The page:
Valley Shuts Against Attacks on Kashmir Students Studying Outside J&K

Mohammad Raafi

SRINAGAR

A deserted view of Lal Chowk on April 12, 2016 as Kashmir observed shutdown against the attacks on Kashmiri students in mainland India. (KL Image: Bilal Bahadur)
A deserted view of Lal Chowk on April 12, 2016 as Kashmir observed shutdown against the attacks on Kashmiri students in mainland India. (KL Image: Bilal Bahadur)

Kashmir Valley observed a complete shutdown across on Tuesday against “Continuing” attacks on Kashmiri students studying outside J&K in different colleges.

Shops, public transport, other business establishments and educational institutions remained closed. The shutdown call was given by separatists including by Syed Ali Geelani, Mirwaiz Umar Farooq and Muhammad Yasin Malik in protest against harassment of Kashmiri students in educational and professional institutions in mainland India.

The strike was “aimed” at protesting against the “vandalisation” of martyrs’ graveyard at Kareemabad in Pulwama allegedly by troops.

While Hurriyat patriarch Syed Ali Geelani remains under house detention since he returned from New Delhi, government placed Mirwaiz Umar Farooq under house arrest on Monday afternoon while Malik was detained and lodged in Kothi Bagh police station two days ahead of the shutdown call.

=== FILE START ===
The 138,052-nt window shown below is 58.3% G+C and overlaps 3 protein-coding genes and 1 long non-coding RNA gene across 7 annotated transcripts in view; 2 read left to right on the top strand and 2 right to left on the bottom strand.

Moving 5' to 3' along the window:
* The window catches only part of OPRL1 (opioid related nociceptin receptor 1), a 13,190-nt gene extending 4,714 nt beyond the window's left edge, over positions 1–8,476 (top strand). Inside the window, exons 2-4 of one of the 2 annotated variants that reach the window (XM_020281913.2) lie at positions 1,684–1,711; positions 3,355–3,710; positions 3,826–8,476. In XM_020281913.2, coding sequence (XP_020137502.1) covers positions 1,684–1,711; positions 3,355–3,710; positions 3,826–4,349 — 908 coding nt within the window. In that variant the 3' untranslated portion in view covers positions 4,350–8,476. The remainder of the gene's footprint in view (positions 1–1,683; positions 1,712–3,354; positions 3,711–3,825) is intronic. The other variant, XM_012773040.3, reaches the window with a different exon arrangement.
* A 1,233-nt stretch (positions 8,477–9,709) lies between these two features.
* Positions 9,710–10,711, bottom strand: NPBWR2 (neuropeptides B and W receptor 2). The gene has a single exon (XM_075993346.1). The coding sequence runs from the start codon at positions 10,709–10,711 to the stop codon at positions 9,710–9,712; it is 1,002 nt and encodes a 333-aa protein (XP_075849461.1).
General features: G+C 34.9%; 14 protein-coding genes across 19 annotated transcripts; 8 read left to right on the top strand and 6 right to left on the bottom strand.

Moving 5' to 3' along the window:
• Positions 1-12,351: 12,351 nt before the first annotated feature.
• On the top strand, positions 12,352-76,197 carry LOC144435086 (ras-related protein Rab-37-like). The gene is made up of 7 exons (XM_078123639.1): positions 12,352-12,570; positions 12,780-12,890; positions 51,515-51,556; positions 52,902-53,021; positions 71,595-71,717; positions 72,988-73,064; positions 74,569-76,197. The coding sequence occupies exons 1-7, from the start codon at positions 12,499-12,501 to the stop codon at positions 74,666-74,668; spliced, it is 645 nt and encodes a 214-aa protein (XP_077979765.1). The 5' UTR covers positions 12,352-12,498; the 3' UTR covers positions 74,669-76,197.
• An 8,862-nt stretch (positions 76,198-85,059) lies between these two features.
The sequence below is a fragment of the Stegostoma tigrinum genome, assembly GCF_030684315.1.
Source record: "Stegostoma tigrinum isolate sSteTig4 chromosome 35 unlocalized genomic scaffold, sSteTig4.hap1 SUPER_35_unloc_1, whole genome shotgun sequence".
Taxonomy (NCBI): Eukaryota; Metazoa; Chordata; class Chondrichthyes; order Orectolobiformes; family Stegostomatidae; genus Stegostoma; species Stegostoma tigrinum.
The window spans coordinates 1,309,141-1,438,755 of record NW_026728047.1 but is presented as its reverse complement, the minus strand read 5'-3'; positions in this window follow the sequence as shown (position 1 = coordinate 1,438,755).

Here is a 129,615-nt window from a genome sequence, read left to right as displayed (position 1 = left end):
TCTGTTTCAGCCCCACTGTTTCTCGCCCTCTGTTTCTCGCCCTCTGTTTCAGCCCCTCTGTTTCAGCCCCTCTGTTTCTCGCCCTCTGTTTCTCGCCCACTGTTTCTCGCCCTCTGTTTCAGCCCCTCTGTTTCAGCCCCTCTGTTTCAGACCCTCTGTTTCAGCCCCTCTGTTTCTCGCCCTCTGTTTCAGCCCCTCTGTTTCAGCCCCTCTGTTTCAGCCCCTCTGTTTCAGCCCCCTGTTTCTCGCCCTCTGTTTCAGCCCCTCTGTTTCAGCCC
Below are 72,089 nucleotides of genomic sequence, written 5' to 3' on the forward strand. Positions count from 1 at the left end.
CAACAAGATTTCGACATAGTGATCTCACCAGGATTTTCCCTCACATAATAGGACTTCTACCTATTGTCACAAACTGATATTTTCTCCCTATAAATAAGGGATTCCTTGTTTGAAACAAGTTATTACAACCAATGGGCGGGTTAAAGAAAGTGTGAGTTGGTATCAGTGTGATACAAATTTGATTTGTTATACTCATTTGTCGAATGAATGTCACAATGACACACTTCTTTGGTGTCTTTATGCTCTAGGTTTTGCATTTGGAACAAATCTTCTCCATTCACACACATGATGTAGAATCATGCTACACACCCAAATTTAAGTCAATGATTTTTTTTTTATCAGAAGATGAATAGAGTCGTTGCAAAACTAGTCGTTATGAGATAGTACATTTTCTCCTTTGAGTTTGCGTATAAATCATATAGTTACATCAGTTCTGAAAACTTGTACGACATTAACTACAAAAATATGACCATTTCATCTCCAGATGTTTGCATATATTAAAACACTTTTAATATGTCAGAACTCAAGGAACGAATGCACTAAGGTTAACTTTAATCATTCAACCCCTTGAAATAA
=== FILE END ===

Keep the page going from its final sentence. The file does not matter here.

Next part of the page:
Police and Central Reserve Police Force (CRPF) troopers in riot gear have been stationed at various places across Srinagar and other district headquarters.

A crisis situation emerged in Kashmir post T20 World Cup semi-final between India and West Indies at National Institute of Technology, Srinagar.

Non-local students damaged college infrastructure and allegedly abused local students after they celebrated the Indian cricket teams’ loss. They beat local students including a courier guy and some faculty members. This led to clashes and subsequently the closure of NIT campus.

Amidst the unrest, non-local students had demanded that academic activities in the institute, including the exams, be deferred until normalcy returns.

However, government rejected the demand of the non-local students to shift the NIT out of the Valley, however, they were given relaxation in their semester exams.

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